Paleosols vs YEC

Incl. intelligent design, belief in divine creation

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Paleosols vs YEC

#1  Postby Itsdemtitans » May 28, 2020 1:30 am

Well, it has been a while, hasn't it? I hope you all are doing well! I know I certainly am. Your high school idiot who happened to like arguing with creationists is halfway to becoming an actual geologist now.

Anyways, I have something I wanted to share with you guys. It regards the issue of fossil soils, known as paleosols, and how they're a bit of a problem for so-called "Flood Geology" and YEC in general.

According to Young Earth Creationist (YEC) proponents, the majority of fossil bearing sedimentary rock were deposited in a one year long global flood. These strata represent the rapid and often chaotic accumulation of sediments, brought on by massive tsunamis, turbidites and other mass flow events, hypercanes, or even bolide impacts and massive volcanism. They overwhelmingly expect to never find evidence of gentle and slow processes, or of normal everyday conditions.

Of course, that very evidence is commonplace in the geologic record. One of the most common examples is that of paleosols (fossil soils). Paleosols represent periods of weathering, where exposed rock was eroded and transformed into soil that was later buried and lithified. Often these paleosols contain abundant evidence of in-situ plant growth (in the form or roots) as well as animal burrows showcasing normal conditions, not a global flood. These paleosols often occur in successive horizons as well; showing vast amounts of time passed to permit the formation of many soils in one location...time that neither Flood Geology or YEC have at their disposal.

YEC proponents have attempted to give several responses to the issue of paleosols in an attempt to salvage flood geology. Their arguments are summarize briefly below:

1. The rocks formed from sediments that were exposed to volcanic acid rain, which chemically leached the materials to resemble paleosols either during or shortly after the Flood.

2. The layering in the rocks are not soil horizons, but are actually individual Flood layers, and these layers just happened to repeatedly deposit in the exact orders that mimic horizons in paleosols.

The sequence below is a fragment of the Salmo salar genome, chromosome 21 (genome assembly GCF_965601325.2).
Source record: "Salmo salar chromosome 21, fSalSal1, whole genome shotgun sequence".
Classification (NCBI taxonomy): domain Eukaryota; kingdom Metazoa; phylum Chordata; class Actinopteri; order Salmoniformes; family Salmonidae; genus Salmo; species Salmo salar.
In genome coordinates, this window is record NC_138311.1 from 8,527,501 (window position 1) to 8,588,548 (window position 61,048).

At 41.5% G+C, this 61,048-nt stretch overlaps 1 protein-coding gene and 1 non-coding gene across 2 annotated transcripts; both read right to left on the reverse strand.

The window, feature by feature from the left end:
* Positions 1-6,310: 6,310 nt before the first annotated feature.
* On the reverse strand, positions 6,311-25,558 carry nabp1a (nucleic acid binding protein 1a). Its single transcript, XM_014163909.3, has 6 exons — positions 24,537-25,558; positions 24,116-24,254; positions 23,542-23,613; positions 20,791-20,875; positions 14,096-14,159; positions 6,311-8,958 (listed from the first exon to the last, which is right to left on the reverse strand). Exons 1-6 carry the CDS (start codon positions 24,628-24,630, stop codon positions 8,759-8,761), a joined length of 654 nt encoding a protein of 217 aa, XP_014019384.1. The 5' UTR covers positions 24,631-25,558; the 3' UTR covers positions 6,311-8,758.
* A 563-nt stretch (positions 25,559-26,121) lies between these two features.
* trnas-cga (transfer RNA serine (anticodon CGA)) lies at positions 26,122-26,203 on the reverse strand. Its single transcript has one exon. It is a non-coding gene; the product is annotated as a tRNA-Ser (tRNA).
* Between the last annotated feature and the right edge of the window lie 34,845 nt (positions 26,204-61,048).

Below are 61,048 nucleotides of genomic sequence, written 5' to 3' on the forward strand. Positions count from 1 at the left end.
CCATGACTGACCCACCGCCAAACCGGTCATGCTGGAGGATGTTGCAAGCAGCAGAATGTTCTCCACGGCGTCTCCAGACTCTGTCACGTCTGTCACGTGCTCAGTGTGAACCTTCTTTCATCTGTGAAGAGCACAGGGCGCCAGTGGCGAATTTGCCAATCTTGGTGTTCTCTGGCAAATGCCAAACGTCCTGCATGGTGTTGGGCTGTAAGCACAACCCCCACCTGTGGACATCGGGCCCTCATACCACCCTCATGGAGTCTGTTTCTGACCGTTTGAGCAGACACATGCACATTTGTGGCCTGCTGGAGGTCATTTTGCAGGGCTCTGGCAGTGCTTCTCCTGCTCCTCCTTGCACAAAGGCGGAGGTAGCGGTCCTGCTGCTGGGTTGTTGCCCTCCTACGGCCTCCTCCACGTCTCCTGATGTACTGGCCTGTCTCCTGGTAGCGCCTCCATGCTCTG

3. The rocks are not paleosols, but formed from hydrothermal solutions after sediment burial and during diagenesis, or from magmas, metamorphism, or other chemical or physical diagenetic processes (such as oxidation, reduction, lithification, etc).

None of these objections do anything to refute the identity of many documented paleosols, as Dr. Kevin Henke has shown with examples from the Morrison Formation, Vega Formation, and many other formations. Paleosols from these and many other localities contain unambiguous evidence that they are indeed paleosols. For example, twenty paleosols from the Vega Formation have been noted to contain a variety of A, B, and C horizons, as well as well-preserved organic rootlets, burrows, carbonate nodules, deeply penetrating root traces within fifteen separate A horizons, and other features. These and other paleosols show no evidence of any hydrothermal or volcanic alteration, nor any evidence of metamorphism or diagenesis via post-burial magmatism, in their chemistry and mineralogy.

So, the fact remains that none of the mechanisms proposed by creationists to explain away paleosols in their “model” are actually a problem with regards to identifying genuine paleosols. As Henke put it excellently in his essay on the Morrison Formation:

“However, paleosol features can be distinguished from diagenetic, hydrothermal, metamorphic and igneous features on the basis of their chemistry, mineralogy, and textures. For example, large differences in stable isotope results between dinosaur remains and surrounding sediments can rule out substantial diagenetic alteration (Bojar et al. 2010). That is, diagenetic reactions would tend to equalize isotope results in adjacent materials. Also, the mineralogy of the sediments can rule out diagenetic, hydrothermal, metamorphic, and igneous processes (Jennings et al. 2011, p. 41). For example, hydrothermal solutions produce minerals, such as primary tourmaline and epidote, which are not present in sedimentary paleosols or other sedimentary rocks.”


He also sums the situation up nicely:

“That is, it’s highly improbable that sedimentological processes would consistently act to produce numerous clay, calcite, and organic deposits at different stratigraphic levels that just fortuitously happen to have the same order, mineralogy and chemistry as A, B and C horizons and other pedosol features. It’s far more likely that the paleosols are real and Flood geology is wrong.”


For much more specific details regarding the paleosols at specific localities, and how they do not line up with YEC attempts to dismiss them, I highly recommend you check out the linked essays. And furthermore, I hope you all enjoyed this little blip!
"If evidence could shake the Protestant faith, then there wouldn't be a Protestant faith" ~Donovan Lafferty

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Re: Paleosols vs YEC

#2  Postby campermon » May 28, 2020 7:10 am

Great stuff! :thumbup:
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Re: Paleosols vs YEC

#3  Postby Ironclad » May 28, 2020 9:00 am

Good stuff; welcome back; good luck with the studies!
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Re: Paleosols vs YEC

#4  Postby theropod_V_2.0 » May 28, 2020 9:50 am

...and incised meanders.